I lean back into the seat. I’ve gone to more of my parents’ dinner parties than I can count. Gatherings of their friends, all Pakistani immigrants like themselves, who meet almost every week at one another’s homes to talk in the language they grew up with and listen to the music of their childhood.
I used to even eye Saif from afar at these dinner parties, until his sister Jehan got married to someone who shocked the entire community. His name was Justin. They didn’t know much about him, except that he was definitely not Pakistani.
We all saw it coming,
my mother had said in a horrified voice on the phone to her sister.
They never had any control over their kids. What else do you expect?
I think my mother and her friends might have forgiven them this marriage had Saif’s parents seemed remorseful about Jehan marrying outside the South Asian community. But they didn’t seem ashamed at all.
No one invites them anymore.
I watch the trees along the road fly by as we drive past. It’s almost summertime. Not that anyone can tell. Elsewhere there are seasons. Leaves bloom green and then turn gold and crimson as they fall to the earth, change coming to everything in its path.
In my world, the leaves stay green, the same Florida heat beating down on us, day after day, year after year. Unchanging.
But not for long. Soon things will change. Soon they will have to. I’ve spent my entire life banking on this very truth.
hen we get home from dinner, I sit on the edge of the carpeted stairs and strain to hear my parents discuss me in the family room below.
“She could commute if she took classes two days a week,” my mother says.
“Mehnaz, the university is two hours away.”
“But she’s too young! I can’t help but worry.”
“She’s a smart girl. We have to trust we raised her right.”
“What if she went to the community college here for the first two years? There’s no harm in that. Maybe in the meantime, we’ll find a good proposal for her and she can get married. Don’t look at me like that. It’s true. Many girls get married and continue their education. Which, by the way”—my mother pauses—“Shaista called today.”
I grip the wooden bars of the railing. Not this. Not again.
“Mehnaz, we’ve already settled this.” My father’s voice lowers.
“Why don’t you listen to me? Shaista said it is a very good proposal. He’s doing his residency. Proposals like this don’t come around every day. Naila would be taken care of for life. We should at least meet them.”
“Do you know how difficult it is to get into the six-year medical program? Imran struggles with basic algebra, but Naila? She’s brilliant. She’s worked too hard to get there. She can wait and get married later.”
I exhale. My father wanted to be a doctor once. I know he would never let my own dream go unfulfilled.
“Fine,” my mother says. “You’re probably right. I guess it’s a mother’s job to worry.”
The sofa shifts below, and then, footsteps. I leap to my feet and dash to my room. Grabbing the closest textbook to me, I fling myself on my bed.
My mother steps inside and sits down on the wicker chair by my bed. She’s still wearing her blue salwar kamiz from the dinner party we went to—a long tunic with loose trousers and a scarf draped loosely around her shoulders. She normally wears her hair wrapped up in a bun, but looking at her now, the way it flows long and wavy past her shoulders, I see why people say I look just like her.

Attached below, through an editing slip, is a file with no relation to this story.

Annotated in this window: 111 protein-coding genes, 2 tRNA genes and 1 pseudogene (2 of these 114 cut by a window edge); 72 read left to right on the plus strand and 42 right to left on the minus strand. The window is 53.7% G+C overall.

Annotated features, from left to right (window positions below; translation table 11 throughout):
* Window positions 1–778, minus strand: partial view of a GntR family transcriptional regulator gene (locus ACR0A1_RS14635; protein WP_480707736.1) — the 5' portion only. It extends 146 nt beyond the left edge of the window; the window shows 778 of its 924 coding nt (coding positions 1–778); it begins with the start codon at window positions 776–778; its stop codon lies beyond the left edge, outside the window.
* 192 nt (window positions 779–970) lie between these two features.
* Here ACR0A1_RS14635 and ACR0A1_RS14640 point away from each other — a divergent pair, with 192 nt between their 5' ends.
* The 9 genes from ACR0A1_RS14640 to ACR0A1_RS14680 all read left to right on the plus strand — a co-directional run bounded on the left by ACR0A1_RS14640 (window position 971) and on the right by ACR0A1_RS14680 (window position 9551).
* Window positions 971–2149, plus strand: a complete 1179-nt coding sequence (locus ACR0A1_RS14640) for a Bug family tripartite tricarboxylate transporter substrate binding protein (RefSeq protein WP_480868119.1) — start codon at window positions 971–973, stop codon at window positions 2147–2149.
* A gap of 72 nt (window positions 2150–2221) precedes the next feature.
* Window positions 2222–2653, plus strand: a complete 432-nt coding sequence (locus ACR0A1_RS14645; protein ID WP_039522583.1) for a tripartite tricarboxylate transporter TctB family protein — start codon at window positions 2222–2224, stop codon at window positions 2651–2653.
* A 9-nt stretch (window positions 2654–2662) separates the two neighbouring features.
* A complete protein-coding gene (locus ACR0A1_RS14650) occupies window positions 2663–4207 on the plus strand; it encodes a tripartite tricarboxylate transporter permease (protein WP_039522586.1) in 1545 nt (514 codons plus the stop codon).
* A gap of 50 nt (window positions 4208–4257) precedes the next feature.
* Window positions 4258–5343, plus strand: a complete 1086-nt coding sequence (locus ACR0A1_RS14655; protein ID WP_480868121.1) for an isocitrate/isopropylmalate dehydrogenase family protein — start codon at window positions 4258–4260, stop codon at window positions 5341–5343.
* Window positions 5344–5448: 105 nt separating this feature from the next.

She glances around my bedroom and then closes her eyes for a moment. The pink textured wallpaper my father pasted up when I was born still looks new, as does the whitewashed furniture, despite a few scruffs and scratches from years ago. When she finally opens her eyes and looks at me, her eyes are wet.
“I can’t begin to tell you how much I’m going to miss you.”
“Ami.” I sit up and move closer to her. “I’m not going far away.”
“But, Naila”—she leans closer to me—“don’t forget everything we’ve talked about. You’re a beautiful girl, and there will be many who will like you.”
“Not this again,” I mumble. I try pulling away, but her hands grip my wrists.
“Don’t look at me like that. It’s true,” my mother tells me. “Remember, just because you will be away at college doesn’t mean the promises you’ve made no longer apply. You can choose many things,” she continues. “You can choose what you want to be when you grow up, the types of shoes you want to buy, how long you want your hair to be. But your husband, that’s different. We choose your husband for you. You understand that, right?”
I’ve heard this more times than I can count. The first time we had this conversation was seven years ago, when I was ten. “What if I find him first?” I asked then.
“That’s not how it’s done,” she had said. “Just because we live in a different place doesn’t change how things should be.”
“But didn’t you
to talk to Abu? Didn’t you feel afraid?”
“My parents knew it was a good match, and they were right. You’ve seen others, your third cousin Roohi, who chose not to listen. Look at her now, divorced with young children. Her parents can’t even leave their home without hanging their heads in shame. Who wants to marry her now? A life of loneliness is an awful punishment for one bad decision. We don’t want that for you. Trust us. Promise you won’t disappoint us.”
I watch my mother now. She twists her shawl with her fingers. I hate keeping secrets from her. But how can I explain that I see the world a little differently and my way of looking at the world isn’t bad, not if it means their daughter has found someone she loves, someone who makes her completely and unbelievably happy?
I want to tell her all of this. But I know I can’t. At least not yet.
“Ami.” I look at her, giving her the reassurance she came for. “Trust me, I won’t disappoint you.”